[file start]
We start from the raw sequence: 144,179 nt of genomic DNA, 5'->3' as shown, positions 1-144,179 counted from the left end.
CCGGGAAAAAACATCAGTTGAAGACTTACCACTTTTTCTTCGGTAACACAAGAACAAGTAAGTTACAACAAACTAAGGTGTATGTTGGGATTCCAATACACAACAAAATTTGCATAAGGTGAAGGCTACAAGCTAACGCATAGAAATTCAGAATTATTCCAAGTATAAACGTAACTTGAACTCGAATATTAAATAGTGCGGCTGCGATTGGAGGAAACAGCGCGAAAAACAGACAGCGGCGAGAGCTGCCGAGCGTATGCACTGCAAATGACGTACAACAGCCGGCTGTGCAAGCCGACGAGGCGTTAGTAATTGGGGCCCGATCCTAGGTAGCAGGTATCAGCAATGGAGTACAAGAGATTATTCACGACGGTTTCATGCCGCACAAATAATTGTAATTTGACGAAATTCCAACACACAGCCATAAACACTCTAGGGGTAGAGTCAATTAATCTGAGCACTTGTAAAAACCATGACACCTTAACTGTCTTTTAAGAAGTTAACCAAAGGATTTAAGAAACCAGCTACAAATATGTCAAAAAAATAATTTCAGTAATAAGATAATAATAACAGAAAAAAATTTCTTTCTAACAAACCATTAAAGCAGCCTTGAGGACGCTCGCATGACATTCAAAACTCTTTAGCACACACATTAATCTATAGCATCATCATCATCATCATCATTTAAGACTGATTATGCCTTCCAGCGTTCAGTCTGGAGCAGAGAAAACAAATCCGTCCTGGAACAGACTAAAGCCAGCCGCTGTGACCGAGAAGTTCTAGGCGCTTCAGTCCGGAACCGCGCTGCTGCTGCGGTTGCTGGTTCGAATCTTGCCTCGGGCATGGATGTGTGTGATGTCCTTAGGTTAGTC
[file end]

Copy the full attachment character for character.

We start from the raw sequence: 144,179 nt of genomic DNA, 5'->3' as shown, positions 1-144,179 counted from the left end.
CCGGGAAAAAACATCAGTTGAAGACTTACCACTTTTTCTTCGGTAACACAAGAACAAGTAAGTTACAACAAACTAAGGTGTATGTTGGGATTCCAATACACAACAAAATTTGCATAAGGTGAAGGCTACAAGCTAACGCATAGAAATTCAGAATTATTCCAAGTATAAACGTAACTTGAACTCGAATATTAAATAGTGCGGCTGCGATTGGAGGAAACAGCGCGAAAAACAGACAGCGGCGAGAGCTGCCGAGCGTATGCACTGCAAATGACGTACAACAGCCGGCTGTGCAAGCCGACGAGGCGTTAGTAATTGGGGCCCGATCCTAGGTAGCAGGTATCAGCAATGGAGTACAAGAGATTATTCACGACGGTTTCATGCCGCACAAATAATTGTAATTTGACGAAATTCCAACACACAGCCATAAACACTCTAGGGGTAGAGTCAATTAATCTGAGCACTTGTAAAAACCATGACACCTTAACTGTCTTTTAAGAAGTTAACCAAAGGATTTAAGAAACCAGCTACAAATATGTCAAAAAAATAATTTCAGTAATAAGATAATAATAACAGAAAAAAATTTCTTTCTAACAAACCATTAAAGCAGCCTTGAGGACGCTCGCATGACATTCAAAACTCTTTAGCACACACATTAATCTATAGCATCATCATCATCATCATCATTTAAGACTGATTATGCCTTCCAGCGTTCAGTCTGGAGCAGAGAAAACAAATCCGTCCTGGAACAGACTAAAGCCAGCCGCTGTGACCGAGAAGTTCTAGGCGCTTCAGTCCGGAACCGCGCTGCTGCTGCGGTTGCTGGTTCGAATCTTGCCTCGGGCATGGATGTGTGTGATGTCCTTAGGTTAGTC